By Douglas Levy
November 17, 2015
[CLASSICAL] Violinist Jennifer Koh, who solos with the Buffalo Philharmonic Orchestra under Music Director JoAnn Falletta this Friday morning, November 20 at 10:30am and Saturday evening, November 21 at 8pm at Kleinhans Music Hall, is a native Chicagoan who began her undergraduate studies at age 16 at Oberlin College as an English major, which may account for her literary approach to the work she performs this weekend, the relatively seldom heard Violin Concerto by Danish composer Carl Nielsen (1865-1931). She was introduced to the concerto when she was 15, and soon after she read Shakespeare’s The Tempest. She detected a close relationship between the concerto and the play. Her affection for Nielsen was immediate: the sense of humor in the last movement balancing and resolving the stormy drama of the first. Moreover, she became aware of a parallel structure between the concerto and The Tempest. “It starts out very stormily let loose by Prospero’s magic, and eventually has a sweet and happy ending with Miranda getting married. As I was studying the piece I was reading The Tempest and was shocked by the form, because it was so dark and dramatic, filled with longings for revenge in the beginning. There are intimations that it could be a tragedy. But it evolves into this very simple ending, instead of everyone dying, like in Macbeth or Hamlet. I believe in this piece. I do love this piece.”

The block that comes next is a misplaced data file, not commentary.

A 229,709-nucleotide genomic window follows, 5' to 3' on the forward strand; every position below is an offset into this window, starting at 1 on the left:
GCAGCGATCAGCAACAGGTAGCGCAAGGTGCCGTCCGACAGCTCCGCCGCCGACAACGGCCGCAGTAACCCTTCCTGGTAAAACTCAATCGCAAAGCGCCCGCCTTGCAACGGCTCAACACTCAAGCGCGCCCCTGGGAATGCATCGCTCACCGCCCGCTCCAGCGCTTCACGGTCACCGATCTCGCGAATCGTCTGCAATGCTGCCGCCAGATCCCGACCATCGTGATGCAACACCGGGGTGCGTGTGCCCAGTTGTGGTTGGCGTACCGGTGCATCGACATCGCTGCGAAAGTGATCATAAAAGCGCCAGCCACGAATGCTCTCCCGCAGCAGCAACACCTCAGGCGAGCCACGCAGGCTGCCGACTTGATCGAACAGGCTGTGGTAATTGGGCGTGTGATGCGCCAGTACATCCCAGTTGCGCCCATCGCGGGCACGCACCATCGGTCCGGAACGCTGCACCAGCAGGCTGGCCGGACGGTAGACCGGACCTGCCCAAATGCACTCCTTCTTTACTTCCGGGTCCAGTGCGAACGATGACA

Koh’s performance of the Nielsen is only the second time it has appeared in the BPO’s repertoire, and it has been over two decades since it was last heard. Edward Elgar’s (1857-1934) Enigma Variations, the concert’s finale, has enjoyed a much different fate: This will be the 14th time the BPO has performed this arguably most popular of Elgar’s works. And to start, Tintagle, a tone-poem by Arnold Bax (1883-1953), the first work of his to achieve any popularity. It takes it name from a castle on the Cornwall coast. That area was inhabited since Roman times, but the castle, situated on an island and built in the 13th century, is now mostly ruin. Arthurian legends are tied to the place, and it is the disembarkation point for Wagner’s Tristan and Isolde. But Bax eschewed any specific program for the work, eliciting instead the echo of events long forgotten as the Atlantic’s wind and waves crash against the castle’s perch.
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